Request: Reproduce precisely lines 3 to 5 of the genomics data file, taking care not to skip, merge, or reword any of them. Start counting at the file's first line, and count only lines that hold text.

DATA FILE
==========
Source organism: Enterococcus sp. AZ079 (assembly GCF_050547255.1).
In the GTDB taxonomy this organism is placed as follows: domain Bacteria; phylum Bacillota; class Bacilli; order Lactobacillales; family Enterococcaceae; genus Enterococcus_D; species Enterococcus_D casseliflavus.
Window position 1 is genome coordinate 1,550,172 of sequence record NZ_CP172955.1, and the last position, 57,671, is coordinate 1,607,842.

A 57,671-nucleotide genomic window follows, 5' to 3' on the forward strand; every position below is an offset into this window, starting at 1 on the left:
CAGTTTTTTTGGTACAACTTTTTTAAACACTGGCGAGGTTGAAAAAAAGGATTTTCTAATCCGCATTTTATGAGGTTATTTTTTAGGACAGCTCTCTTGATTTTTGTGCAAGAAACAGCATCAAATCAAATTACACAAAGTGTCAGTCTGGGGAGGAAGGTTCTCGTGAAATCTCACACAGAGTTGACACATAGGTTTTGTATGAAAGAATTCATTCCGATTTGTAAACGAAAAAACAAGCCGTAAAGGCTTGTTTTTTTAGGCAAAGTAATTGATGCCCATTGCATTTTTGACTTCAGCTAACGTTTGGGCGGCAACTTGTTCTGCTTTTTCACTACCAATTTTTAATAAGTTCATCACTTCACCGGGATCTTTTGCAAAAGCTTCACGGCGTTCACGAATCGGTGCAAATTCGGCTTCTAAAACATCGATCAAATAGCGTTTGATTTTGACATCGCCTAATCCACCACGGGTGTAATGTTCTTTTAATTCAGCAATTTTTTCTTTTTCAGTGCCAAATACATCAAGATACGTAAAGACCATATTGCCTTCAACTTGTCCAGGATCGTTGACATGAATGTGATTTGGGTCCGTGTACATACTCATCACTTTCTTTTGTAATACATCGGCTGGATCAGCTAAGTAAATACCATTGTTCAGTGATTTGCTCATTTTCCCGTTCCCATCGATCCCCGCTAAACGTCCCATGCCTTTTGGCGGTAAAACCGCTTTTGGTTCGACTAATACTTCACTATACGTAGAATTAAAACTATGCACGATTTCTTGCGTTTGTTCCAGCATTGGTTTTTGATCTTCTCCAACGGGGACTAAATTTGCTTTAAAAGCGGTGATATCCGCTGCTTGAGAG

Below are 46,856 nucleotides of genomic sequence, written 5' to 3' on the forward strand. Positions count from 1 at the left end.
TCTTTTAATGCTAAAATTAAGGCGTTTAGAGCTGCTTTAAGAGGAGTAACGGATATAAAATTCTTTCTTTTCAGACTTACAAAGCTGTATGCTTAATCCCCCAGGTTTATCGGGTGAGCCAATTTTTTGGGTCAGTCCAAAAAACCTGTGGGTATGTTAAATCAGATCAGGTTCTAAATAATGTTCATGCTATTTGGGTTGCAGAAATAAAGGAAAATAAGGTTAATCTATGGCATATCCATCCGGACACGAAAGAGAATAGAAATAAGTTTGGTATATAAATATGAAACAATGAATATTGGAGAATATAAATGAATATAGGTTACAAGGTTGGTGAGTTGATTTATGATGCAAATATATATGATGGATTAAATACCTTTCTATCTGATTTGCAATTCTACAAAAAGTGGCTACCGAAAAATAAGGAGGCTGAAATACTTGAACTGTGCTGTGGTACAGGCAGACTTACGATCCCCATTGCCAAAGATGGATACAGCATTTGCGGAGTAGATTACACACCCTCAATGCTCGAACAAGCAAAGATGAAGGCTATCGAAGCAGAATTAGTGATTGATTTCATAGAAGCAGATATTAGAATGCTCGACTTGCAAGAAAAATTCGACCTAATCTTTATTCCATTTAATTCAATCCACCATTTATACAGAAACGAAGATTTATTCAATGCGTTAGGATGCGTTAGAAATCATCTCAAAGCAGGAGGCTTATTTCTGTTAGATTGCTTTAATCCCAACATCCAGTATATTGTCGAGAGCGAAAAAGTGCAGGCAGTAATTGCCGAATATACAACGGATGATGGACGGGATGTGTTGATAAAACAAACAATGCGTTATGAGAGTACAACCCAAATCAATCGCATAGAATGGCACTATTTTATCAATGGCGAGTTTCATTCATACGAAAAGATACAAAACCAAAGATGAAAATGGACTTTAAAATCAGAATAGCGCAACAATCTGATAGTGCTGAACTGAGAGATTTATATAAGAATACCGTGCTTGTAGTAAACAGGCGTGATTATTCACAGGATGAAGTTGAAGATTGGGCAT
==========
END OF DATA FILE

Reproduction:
Window position 1 is genome coordinate 1,550,172 of sequence record NZ_CP172955.1, and the last position, 57,671, is coordinate 1,607,842.

A 57,671-nucleotide genomic window follows, 5' to 3' on the forward strand; every position below is an offset into this window, starting at 1 on the left:
CAGTTTTTTTGGTACAACTTTTTTAAACACTGGCGAGGTTGAAAAAAAGGATTTTCTAATCCGCATTTTATGAGGTTATTTTTTAGGACAGCTCTCTTGATTTTTGTGCAAGAAACAGCATCAAATCAAATTACACAAAGTGTCAGTCTGGGGAGGAAGGTTCTCGTGAAATCTCACACAGAGTTGACACATAGGTTTTGTATGAAAGAATTCATTCCGATTTGTAAACGAAAAAACAAGCCGTAAAGGCTTGTTTTTTTAGGCAAAGTAATTGATGCCCATTGCATTTTTGACTTCAGCTAACGTTTGGGCGGCAACTTGTTCTGCTTTTTCACTACCAATTTTTAATAAGTTCATCACTTCACCGGGATCTTTTGCAAAAGCTTCACGGCGTTCACGAATCGGTGCAAATTCGGCTTCTAAAACATCGATCAAATAGCGTTTGATTTTGACATCGCCTAATCCACCACGGGTGTAATGTTCTTTTAATTCAGCAATTTTTTCTTTTTCAGTGCCAAATACATCAAGATACGTAAAGACCATATTGCCTTCAACTTGTCCAGGATCGTTGACATGAATGTGATTTGGGTCCGTGTACATACTCATCACTTTCTTTTGTAATACATCGGCTGGATCAGCTAAGTAAATACCATTGTTCAGTGATTTGCTCATTTTCCCGTTCCCATCGATCCCCGCTAAACGTCCCATGCCTTTTGGCGGTAAAACCGCTTTTGGTTCGACTAATACTTCACTATACGTAGAATTAAAACTATGCACGATTTCTTGCGTTTGTTCCAGCATTGGTTTTTGATCTTCTCCAACGGGGACTAAATTTGCTTTAAAAGCGGTGATATCCGCTGCTTGAGAG